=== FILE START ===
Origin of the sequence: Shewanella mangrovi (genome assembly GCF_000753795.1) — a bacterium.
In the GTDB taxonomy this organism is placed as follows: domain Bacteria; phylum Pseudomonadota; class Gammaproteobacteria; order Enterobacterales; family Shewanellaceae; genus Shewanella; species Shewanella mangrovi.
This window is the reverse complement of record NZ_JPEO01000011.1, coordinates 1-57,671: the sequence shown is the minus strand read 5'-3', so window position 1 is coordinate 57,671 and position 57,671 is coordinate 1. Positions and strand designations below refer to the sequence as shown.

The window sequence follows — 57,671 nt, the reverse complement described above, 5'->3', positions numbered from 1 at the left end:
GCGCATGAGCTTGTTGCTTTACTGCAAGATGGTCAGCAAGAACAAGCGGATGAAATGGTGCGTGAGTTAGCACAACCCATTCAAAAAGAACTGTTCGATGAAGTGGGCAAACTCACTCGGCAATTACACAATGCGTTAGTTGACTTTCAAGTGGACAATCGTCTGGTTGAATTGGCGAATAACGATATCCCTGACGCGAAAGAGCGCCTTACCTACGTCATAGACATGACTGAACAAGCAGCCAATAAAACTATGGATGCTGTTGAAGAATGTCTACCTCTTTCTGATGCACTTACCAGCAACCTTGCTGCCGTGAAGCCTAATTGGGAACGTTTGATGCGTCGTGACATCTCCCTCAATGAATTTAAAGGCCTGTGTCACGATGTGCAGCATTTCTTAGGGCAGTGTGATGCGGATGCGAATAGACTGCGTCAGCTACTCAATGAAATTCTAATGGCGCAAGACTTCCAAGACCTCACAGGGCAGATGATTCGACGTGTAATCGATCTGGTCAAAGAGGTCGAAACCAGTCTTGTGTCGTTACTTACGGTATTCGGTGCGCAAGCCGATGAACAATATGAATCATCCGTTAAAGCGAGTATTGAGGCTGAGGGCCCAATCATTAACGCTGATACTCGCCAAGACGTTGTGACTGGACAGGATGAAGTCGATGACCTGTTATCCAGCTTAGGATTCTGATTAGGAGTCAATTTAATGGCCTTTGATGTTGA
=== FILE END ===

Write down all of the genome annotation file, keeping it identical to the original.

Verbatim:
Origin of the sequence: Shewanella mangrovi (genome assembly GCF_000753795.1) — a bacterium.
In the GTDB taxonomy this organism is placed as follows: domain Bacteria; phylum Pseudomonadota; class Gammaproteobacteria; order Enterobacterales; family Shewanellaceae; genus Shewanella; species Shewanella mangrovi.
This window is the reverse complement of record NZ_JPEO01000011.1, coordinates 1-57,671: the sequence shown is the minus strand read 5'-3', so window position 1 is coordinate 57,671 and position 57,671 is coordinate 1. Positions and strand designations below refer to the sequence as shown.

The window sequence follows — 57,671 nt, the reverse complement described above, 5'->3', positions numbered from 1 at the left end:
GCGCATGAGCTTGTTGCTTTACTGCAAGATGGTCAGCAAGAACAAGCGGATGAAATGGTGCGTGAGTTAGCACAACCCATTCAAAAAGAACTGTTCGATGAAGTGGGCAAACTCACTCGGCAATTACACAATGCGTTAGTTGACTTTCAAGTGGACAATCGTCTGGTTGAATTGGCGAATAACGATATCCCTGACGCGAAAGAGCGCCTTACCTACGTCATAGACATGACTGAACAAGCAGCCAATAAAACTATGGATGCTGTTGAAGAATGTCTACCTCTTTCTGATGCACTTACCAGCAACCTTGCTGCCGTGAAGCCTAATTGGGAACGTTTGATGCGTCGTGACATCTCCCTCAATGAATTTAAAGGCCTGTGTCACGATGTGCAGCATTTCTTAGGGCAGTGTGATGCGGATGCGAATAGACTGCGTCAGCTACTCAATGAAATTCTAATGGCGCAAGACTTCCAAGACCTCACAGGGCAGATGATTCGACGTGTAATCGATCTGGTCAAAGAGGTCGAAACCAGTCTTGTGTCGTTACTTACGGTATTCGGTGCGCAAGCCGATGAACAATATGAATCATCCGTTAAAGCGAGTATTGAGGCTGAGGGCCCAATCATTAACGCTGATACTCGCCAAGACGTTGTGACTGGACAGGATGAAGTCGATGACCTGTTATCCAGCTTAGGATTCTGATTAGGAGTCAATTTAATGGCCTTTGATGTTGA